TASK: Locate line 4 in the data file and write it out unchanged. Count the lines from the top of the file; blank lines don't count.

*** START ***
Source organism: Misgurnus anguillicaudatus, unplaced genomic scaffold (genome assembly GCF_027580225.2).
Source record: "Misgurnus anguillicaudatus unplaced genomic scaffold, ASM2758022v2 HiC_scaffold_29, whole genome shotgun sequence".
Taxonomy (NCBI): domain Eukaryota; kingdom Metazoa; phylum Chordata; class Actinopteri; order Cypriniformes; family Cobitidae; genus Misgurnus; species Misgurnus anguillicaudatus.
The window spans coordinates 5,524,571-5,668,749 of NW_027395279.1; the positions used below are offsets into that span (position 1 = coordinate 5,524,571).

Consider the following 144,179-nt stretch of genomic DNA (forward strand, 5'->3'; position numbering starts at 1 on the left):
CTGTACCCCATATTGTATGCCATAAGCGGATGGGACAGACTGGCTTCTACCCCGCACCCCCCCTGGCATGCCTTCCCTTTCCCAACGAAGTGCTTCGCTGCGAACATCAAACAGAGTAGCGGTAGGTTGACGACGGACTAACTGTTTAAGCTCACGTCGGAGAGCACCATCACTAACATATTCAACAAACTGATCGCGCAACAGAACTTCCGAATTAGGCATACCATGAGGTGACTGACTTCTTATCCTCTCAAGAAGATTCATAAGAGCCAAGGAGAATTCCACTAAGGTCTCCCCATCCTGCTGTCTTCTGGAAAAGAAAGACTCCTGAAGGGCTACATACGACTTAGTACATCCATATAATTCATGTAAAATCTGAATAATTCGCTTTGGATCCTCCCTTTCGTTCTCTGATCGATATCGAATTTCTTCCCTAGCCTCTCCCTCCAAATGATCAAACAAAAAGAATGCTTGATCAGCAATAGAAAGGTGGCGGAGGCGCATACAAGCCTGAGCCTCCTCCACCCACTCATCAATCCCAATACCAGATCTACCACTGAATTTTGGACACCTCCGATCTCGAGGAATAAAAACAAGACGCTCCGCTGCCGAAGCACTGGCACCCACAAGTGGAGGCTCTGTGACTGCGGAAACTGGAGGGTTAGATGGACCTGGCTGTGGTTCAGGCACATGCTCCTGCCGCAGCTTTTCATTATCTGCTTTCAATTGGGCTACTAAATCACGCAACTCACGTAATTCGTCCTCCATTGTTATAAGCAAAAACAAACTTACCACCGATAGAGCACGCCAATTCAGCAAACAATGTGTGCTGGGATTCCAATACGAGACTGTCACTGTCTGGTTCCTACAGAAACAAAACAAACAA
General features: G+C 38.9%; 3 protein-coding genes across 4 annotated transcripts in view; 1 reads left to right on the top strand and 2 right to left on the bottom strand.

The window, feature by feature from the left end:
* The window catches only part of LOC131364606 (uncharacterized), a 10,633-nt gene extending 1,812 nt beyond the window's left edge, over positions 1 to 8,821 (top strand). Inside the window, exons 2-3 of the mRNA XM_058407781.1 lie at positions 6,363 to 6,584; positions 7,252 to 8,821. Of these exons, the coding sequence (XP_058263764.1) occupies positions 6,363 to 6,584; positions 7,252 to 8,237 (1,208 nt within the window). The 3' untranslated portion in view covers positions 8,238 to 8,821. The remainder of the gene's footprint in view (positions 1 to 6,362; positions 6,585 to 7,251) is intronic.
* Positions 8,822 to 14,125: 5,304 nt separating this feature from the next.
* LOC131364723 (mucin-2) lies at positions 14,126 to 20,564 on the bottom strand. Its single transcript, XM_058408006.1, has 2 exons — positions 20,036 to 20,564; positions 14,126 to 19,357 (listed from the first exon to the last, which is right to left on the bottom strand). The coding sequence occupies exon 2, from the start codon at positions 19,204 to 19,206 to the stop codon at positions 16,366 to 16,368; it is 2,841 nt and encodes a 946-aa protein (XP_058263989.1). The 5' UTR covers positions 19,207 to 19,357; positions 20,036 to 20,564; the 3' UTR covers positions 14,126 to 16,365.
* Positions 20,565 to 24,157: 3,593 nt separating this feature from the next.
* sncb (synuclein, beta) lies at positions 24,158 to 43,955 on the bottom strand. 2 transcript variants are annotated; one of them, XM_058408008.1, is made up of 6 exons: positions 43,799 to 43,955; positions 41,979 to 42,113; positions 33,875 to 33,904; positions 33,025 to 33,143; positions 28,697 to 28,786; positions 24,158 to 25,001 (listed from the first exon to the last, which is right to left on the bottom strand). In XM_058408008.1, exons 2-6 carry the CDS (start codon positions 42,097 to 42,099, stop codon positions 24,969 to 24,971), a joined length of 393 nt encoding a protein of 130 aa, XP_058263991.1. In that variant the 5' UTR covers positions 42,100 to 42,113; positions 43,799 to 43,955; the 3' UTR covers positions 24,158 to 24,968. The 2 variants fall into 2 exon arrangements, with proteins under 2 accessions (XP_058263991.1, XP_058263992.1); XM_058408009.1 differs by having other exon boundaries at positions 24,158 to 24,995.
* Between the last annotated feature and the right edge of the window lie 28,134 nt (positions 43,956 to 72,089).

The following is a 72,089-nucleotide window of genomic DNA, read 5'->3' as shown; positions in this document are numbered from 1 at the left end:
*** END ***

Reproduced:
The window spans coordinates 5,524,571-5,668,749 of NW_027395279.1; the positions used below are offsets into that span (position 1 = coordinate 5,524,571).